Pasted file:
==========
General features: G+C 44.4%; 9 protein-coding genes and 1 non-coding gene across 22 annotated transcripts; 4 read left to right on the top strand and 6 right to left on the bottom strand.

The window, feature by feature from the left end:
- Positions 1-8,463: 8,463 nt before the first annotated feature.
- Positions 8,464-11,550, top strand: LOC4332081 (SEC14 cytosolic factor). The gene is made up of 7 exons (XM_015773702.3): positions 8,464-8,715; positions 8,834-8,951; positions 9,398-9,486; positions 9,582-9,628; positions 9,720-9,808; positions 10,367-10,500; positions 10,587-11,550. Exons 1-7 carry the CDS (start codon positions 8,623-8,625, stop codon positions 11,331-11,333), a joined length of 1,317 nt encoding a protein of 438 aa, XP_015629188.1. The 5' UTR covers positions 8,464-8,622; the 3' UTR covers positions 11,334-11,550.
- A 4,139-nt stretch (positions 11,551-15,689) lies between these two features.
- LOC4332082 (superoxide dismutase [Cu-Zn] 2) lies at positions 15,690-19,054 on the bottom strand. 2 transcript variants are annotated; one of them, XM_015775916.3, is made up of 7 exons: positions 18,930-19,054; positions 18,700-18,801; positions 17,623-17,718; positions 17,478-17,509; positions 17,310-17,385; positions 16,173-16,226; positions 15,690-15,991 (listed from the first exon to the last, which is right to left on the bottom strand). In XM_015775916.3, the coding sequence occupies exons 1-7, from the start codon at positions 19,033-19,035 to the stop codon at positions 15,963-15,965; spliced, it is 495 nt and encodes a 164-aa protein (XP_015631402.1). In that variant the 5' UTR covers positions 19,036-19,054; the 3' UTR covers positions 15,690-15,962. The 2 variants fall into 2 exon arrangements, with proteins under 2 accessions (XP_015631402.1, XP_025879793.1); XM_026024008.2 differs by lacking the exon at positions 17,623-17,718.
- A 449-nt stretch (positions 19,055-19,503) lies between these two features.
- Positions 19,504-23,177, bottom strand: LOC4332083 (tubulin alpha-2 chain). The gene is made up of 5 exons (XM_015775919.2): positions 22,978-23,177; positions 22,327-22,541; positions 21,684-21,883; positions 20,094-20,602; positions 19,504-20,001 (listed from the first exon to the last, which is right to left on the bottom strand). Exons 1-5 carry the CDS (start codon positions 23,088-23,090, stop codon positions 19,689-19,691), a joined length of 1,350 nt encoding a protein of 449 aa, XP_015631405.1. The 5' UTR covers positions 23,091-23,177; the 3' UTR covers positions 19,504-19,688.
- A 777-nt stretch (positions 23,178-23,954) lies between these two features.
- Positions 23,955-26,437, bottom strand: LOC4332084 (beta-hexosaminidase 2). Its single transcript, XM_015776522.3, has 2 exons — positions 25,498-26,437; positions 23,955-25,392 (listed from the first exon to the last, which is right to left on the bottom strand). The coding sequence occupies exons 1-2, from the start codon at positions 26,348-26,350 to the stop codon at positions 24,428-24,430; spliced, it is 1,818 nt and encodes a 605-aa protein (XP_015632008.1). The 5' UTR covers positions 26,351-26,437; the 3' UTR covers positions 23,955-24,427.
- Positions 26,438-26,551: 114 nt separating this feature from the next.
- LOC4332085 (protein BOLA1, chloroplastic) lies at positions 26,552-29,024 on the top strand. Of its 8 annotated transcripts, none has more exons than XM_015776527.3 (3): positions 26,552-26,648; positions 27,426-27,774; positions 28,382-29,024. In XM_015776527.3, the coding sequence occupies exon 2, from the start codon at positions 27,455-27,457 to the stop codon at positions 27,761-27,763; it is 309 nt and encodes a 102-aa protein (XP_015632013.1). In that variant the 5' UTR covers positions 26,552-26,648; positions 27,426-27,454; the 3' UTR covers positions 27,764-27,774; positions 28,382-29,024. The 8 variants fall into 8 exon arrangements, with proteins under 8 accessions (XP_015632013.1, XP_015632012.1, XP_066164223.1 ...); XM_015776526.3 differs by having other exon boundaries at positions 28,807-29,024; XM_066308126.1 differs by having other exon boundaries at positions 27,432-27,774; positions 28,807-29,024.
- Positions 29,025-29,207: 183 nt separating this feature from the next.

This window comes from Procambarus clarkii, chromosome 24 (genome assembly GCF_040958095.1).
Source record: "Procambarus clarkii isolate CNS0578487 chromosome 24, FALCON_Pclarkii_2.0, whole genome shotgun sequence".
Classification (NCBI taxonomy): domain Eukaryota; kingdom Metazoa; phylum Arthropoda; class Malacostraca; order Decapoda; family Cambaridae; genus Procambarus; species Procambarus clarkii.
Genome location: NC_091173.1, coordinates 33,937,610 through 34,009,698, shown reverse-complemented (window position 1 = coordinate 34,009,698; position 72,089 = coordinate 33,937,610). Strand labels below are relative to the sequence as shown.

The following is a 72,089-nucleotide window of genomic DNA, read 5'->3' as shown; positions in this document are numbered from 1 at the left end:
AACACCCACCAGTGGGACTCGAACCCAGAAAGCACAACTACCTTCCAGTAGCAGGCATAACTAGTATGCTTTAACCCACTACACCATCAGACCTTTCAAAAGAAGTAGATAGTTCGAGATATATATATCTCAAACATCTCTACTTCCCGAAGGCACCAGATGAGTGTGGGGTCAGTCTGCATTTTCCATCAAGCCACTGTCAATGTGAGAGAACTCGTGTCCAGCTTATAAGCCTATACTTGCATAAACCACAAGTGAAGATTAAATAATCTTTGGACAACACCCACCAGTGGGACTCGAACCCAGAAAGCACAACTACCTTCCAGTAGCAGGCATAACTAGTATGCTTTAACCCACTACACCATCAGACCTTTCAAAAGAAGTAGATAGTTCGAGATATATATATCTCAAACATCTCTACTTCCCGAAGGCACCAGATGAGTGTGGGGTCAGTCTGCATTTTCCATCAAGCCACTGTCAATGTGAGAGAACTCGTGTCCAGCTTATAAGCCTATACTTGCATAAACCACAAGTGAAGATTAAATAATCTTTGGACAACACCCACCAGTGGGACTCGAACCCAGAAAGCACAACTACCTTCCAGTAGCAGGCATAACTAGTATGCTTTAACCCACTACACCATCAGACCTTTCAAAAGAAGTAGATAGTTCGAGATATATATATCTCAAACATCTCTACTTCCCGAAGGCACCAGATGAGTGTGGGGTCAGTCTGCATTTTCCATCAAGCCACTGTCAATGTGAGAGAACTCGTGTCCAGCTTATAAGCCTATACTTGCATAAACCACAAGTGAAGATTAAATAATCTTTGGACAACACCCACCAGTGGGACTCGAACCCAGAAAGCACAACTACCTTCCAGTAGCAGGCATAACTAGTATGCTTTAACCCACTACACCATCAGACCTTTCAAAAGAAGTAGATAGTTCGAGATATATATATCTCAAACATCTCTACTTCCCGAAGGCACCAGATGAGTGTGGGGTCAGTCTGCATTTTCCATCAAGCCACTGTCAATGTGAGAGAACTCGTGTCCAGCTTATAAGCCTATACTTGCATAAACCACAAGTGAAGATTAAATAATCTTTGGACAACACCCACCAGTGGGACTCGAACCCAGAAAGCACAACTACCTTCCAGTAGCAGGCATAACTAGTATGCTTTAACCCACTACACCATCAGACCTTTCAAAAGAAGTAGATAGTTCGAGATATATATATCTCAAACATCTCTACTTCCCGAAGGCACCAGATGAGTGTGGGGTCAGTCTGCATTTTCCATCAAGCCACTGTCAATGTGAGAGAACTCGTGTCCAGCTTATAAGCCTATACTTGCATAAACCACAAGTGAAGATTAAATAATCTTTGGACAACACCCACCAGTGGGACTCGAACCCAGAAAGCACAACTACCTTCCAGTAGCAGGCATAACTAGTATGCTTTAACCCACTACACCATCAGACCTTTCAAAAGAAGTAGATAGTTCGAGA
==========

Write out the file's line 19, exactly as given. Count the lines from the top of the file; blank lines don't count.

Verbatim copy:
AACACCCACCAGTGGGACTCGAACCCAGAAAGCACAACTACCTTCCAGTAGCAGGCATAACTAGTATGCTTTAACCCACTACACCATCAGACCTTTCAAAAGAAGTAGATAGTTCGAGATATATATATCTCAAACATCTCTACTTCCCGAAGGCACCAGATGAGTGTGGGGTCAGTCTGCATTTTCCATCAAGCCACTGTCAATGTGAGAGAACTCGTGTCCAGCTTATAAGCCTATACTTGCATAAACCACAAGTGAAGATTAAATAATCTTTGGACAACACCCACCAGTGGGACTCGAACCCAGAAAGCACAACTACCTTCCAGTAGCAGGCATAACTAGTATGCTTTAACCCACTACACCATCAGACCTTTCAAAAGAAGTAGATAGTTCGAGATATATATATCTCAAACATCTCTACTTCCCGAAGGCACCAGATGAGTGTGGGGTCAGTCTGCATTTTCCATCAAGCCACTGTCAATGTGAGAGAACTCGTGTCCAGCTTATAAGCCTATACTTGCATAAACCACAAGTGAAGATTAAATAATCTTTGGACAACACCCACCAGTGGGACTCGAACCCAGAAAGCACAACTACCTTCCAGTAGCAGGCATAACTAGTATGCTTTAACCCACTACACCATCAGACCTTTCAAAAGAAGTAGATAGTTCGAGATATATATATCTCAAACATCTCTACTTCCCGAAGGCACCAGATGAGTGTGGGGTCAGTCTGCATTTTCCATCAAGCCACTGTCAATGTGAGAGAACTCGTGTCCAGCTTATAAGCCTATACTTGCATAAACCACAAGTGAAGATTAAATAATCTTTGGACAACACCCACCAGTGGGACTCGAACCCAGAAAGCACAACTACCTTCCAGTAGCAGGCATAACTAGTATGCTTTAACCCACTACACCATCAGACCTTTCAAAAGAAGTAGATAGTTCGAGATATATATATCTCAAACATCTCTACTTCCCGAAGGCACCAGATGAGTGTGGGGTCAGTCTGCATTTTCCATCAAGCCACTGTCAATGTGAGAGAACTCGTGTCCAGCTTATAAGCCTATACTTGCATAAACCACAAGTGAAGATTAAATAATCTTTGGACAACACCCACCAGTGGGACTCGAACCCAGAAAGCACAACTACCTTCCAGTAGCAGGCATAACTAGTATGCTTTAACCCACTACACCATCAGACCTTTCAAAAGAAGTAGATAGTTCGAGATATATATATCTCAAACATCTCTACTTCCCGAAGGCACCAGATGAGTGTGGGGTCAGTCTGCATTTTCCATCAAGCCACTGTCAATGTGAGAGAACTCGTGTCCAGCTTATAAGCCTATACTTGCATAAACCACAAGTGAAGATTAAATAATCTTTGGACAACACCCACCAGTGGGACTCGAACCCAGAAAGCACAACTACCTTCCAGTAGCAGGCATAACTAGTATGCTTTAACCCACTACACCATCAGACCTTTCAAAAGAAGTAGATAGTTCGAGA